They were not the only ones respecting the moment’s silence. Annette was the first to notice the static pillar of light. In itself, that was nothing unusual or even interesting. In space light played strange tricks, and they had all turned out to be entirely explicable, Well, nearly all. 

    Now pillars of light, especially under the influence of the solar wind, could make noises, too, though their helmets sometimes made it hard to detect external sounds (of course they had integral microphones and earphones to converse with each other).  But these were not the random rhythms of nature – they were the rhythms of speech, at first unintelligible to them, but then, after a noise a bit like the tuning of an old-fashioned radio (they had all observed one in the museum) it honed in on the right frequency. “We expected you. You sent your heralds.” It would have been going too far too speak of a face, but the pillar was certainly not without animation, and not without some of the movements that a face would have made. “We should have made ourselves known then, perhaps, but what’s the saying you have – better late than never!”

    Of course this cannot be happening, thought Annette. Though it is entirely respectable and even orthodox to reflect on the fact that there may be life on distant exoplanets, on the so-called Goldilocks planets, and most think it is more likely than not, there is NOT, repeat NOT , life, at least not sentient life, on any of the other planets in our own solar system.  We have known that now, beyond all doubt, for near on seventy years. I am not seeing this and not hearing this, But if I am, then please don’t let me be the only one of us who is!

    “You are asking yourself certain questions,” said the voice. Annette thought of it as the voice. She wanted to avoid a pronoun. That would humanise the entity, even the non-binary “they” that she entirely approved of in principle, but still found awkward in practise, yet something in her screamed out that “it” was wrong. She would, had she been forced to specify, said that she was more inclined to female than male, but also had a feeling that she was dealing with something beyond and outside all that – including the non-specific “they”!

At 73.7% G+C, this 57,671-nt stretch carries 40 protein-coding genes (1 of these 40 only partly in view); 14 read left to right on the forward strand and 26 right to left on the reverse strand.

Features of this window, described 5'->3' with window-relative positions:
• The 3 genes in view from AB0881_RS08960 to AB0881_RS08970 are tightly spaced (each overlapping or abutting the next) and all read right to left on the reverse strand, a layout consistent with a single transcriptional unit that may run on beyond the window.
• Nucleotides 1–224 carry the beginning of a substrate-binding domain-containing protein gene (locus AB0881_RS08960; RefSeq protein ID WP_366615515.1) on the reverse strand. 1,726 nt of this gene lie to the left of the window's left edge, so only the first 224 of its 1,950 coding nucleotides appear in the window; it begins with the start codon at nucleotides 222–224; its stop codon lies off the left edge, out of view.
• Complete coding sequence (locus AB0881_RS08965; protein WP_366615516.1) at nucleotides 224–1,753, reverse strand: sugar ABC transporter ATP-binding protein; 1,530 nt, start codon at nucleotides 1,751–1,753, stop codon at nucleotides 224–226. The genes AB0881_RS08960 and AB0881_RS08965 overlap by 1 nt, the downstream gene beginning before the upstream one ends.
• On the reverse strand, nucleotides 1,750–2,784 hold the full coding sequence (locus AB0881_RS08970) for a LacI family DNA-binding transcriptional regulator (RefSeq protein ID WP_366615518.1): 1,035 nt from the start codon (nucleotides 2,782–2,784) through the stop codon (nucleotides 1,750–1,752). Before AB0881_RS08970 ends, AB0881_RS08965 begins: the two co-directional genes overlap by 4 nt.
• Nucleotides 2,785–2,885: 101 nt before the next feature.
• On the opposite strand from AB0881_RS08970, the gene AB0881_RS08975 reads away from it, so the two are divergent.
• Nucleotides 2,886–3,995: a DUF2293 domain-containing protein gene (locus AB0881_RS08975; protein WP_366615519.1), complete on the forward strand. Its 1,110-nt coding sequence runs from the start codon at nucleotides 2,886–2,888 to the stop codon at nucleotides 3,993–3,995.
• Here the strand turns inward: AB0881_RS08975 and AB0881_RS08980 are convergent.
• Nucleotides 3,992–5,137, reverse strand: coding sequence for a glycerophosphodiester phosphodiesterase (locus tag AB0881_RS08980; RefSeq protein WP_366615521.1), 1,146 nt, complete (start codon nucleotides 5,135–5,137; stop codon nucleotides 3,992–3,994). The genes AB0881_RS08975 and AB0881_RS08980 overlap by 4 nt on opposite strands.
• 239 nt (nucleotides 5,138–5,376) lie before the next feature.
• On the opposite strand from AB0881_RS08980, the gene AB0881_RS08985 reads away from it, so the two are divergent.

“I am – wondering how to refer to you,” Annette said, sounding, to her own muffled ears, ludicrously like a pedantic English teacher.

    “That is not wholly untrue, and please believe me when I say it genuinely doesn’t matter. It is of no consequence. But you are also thinking that all you have heard and believe is wrong and that there quite simply isn’t – not just isn’t, but can’t be – life here.”

    It was, indeed, a given. Or anyone who suggested otherwise was consigned, at best, to giving interviews on obscure heritage TV channels. 

    The next noise did not sound remotely like a laugh that Annette had heard before in her life, and yet she knew that it was a laugh, and it did not seem to be a malicious one, more like an indulgent but slightly frustrated parent attempting to laugh off their child’s wilder notions. “We respect some of your work, and certainly your courage, but thinking that life is dependent on the constrictions of a children’s fairy-tale – oh, my word”

    “It’s not as simple as that!” Annette said, determined she was not going to be wholly cowed by a pillar of light with a shape that might be a face of kinds if you used your imagination. “That’s just a metaphor!”

    “Of course it is,” the tone was more conciliatory. “But you still work on the assumption that for life to exist anywhere else then there must be exactly the same conditions that you need. Has it never occurred to you that even on your own lovely planet – and I don’t mean that ironically – there are creatures that dwell in conditions that would kill most others in an instant – in sulphur lakes, and the like …..”

    “Tardigrades,” Annette said. “Yes, of course I’ve heard of them, but surely, any – well, higher life forms are another matter.”

    “And can you give me any good reason why they should be?” Annette realised that she could not. She was sure they must be, and it was presumed all of ANSA’s astronauts had at least a basic grounding in science, but that question baffled her.

    “I like your spirit. Would you like to visit our world beneath the surface?”